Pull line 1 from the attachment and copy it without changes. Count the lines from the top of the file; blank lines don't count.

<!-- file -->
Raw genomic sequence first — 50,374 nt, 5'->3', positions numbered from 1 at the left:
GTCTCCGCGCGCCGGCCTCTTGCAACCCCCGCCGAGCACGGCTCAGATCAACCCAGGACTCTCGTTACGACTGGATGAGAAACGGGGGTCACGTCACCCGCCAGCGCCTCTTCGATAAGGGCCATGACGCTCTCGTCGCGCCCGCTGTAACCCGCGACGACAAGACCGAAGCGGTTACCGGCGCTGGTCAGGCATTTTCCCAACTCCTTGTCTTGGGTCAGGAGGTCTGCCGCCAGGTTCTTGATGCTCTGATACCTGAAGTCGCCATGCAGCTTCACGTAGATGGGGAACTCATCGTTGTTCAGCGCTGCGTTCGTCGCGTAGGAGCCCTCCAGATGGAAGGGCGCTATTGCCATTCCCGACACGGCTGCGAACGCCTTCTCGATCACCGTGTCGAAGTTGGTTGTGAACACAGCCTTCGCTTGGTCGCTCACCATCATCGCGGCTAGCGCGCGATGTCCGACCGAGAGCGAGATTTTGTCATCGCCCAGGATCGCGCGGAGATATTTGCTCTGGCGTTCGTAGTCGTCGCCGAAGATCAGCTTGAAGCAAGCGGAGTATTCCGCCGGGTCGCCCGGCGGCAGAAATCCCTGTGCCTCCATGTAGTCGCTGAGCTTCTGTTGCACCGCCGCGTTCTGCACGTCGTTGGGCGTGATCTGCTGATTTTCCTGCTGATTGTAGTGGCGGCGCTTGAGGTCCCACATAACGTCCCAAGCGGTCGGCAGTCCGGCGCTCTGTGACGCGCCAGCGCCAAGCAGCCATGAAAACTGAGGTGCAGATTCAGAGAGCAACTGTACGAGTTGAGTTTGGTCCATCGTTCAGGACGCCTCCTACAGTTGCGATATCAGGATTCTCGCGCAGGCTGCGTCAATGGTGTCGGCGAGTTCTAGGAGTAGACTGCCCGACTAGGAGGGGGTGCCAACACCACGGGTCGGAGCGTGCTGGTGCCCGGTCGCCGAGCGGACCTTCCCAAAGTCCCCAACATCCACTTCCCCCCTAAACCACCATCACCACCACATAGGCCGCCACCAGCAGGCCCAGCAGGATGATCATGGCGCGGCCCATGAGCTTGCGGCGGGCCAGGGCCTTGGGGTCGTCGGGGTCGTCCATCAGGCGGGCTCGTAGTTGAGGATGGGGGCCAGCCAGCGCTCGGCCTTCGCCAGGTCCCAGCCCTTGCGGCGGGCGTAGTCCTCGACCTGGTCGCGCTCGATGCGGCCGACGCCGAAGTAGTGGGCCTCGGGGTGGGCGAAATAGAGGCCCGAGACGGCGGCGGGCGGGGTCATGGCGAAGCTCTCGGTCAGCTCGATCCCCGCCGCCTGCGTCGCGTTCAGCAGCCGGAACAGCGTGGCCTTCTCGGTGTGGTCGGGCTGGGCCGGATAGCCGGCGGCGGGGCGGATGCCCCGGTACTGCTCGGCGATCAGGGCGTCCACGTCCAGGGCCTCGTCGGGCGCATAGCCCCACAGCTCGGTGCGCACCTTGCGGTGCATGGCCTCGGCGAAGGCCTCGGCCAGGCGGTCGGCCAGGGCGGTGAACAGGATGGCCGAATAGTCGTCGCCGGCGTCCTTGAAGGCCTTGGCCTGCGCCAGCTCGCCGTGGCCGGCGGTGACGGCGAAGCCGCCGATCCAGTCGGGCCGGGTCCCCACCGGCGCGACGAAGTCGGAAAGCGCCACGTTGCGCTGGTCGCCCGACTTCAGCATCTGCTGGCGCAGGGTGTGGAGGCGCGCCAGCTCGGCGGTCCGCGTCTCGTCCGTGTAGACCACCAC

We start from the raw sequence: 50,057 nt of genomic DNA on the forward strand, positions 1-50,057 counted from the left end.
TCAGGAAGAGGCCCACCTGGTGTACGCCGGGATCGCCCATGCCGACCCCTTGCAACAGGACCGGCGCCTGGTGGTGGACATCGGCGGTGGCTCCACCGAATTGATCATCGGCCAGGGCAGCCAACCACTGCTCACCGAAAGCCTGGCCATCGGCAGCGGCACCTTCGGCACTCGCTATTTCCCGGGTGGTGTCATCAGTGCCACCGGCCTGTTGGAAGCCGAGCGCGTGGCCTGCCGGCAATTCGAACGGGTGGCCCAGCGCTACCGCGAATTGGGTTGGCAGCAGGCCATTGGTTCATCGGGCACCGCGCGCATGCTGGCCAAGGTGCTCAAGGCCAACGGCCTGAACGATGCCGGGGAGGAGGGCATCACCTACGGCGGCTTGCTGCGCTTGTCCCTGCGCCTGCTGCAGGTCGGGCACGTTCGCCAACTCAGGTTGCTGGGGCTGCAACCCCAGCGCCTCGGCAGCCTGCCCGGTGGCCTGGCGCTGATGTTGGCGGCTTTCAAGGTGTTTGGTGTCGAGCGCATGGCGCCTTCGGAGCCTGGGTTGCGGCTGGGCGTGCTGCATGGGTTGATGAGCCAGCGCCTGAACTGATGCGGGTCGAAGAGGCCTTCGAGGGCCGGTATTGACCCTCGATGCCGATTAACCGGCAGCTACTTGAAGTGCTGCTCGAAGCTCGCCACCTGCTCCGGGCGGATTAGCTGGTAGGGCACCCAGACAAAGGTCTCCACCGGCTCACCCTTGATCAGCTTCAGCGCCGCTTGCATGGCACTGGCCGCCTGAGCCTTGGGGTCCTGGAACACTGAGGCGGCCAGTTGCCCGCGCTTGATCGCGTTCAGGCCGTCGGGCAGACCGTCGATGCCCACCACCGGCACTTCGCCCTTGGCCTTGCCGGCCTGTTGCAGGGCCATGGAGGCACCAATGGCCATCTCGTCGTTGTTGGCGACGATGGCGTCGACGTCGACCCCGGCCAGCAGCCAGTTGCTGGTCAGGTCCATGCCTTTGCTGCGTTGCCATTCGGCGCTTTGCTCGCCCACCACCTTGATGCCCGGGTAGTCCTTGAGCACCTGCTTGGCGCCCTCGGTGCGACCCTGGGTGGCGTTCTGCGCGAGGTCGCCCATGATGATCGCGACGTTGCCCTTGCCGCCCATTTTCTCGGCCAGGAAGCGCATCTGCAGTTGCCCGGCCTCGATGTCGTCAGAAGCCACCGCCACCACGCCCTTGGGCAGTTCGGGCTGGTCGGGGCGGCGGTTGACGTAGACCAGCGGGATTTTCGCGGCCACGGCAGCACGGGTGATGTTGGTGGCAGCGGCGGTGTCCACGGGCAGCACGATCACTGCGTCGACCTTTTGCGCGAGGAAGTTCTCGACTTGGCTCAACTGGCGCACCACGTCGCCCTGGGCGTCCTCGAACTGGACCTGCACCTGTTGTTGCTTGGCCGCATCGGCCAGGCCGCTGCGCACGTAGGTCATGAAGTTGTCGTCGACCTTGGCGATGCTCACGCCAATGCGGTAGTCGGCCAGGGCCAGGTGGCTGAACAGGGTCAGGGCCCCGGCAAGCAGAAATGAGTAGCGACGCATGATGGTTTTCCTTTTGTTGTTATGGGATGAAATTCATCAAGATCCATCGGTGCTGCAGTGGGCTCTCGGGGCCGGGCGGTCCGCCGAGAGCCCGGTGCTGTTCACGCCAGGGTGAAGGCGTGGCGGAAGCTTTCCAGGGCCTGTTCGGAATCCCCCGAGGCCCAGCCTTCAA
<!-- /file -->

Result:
Raw genomic sequence first — 50,374 nt, 5'->3', positions numbered from 1 at the left: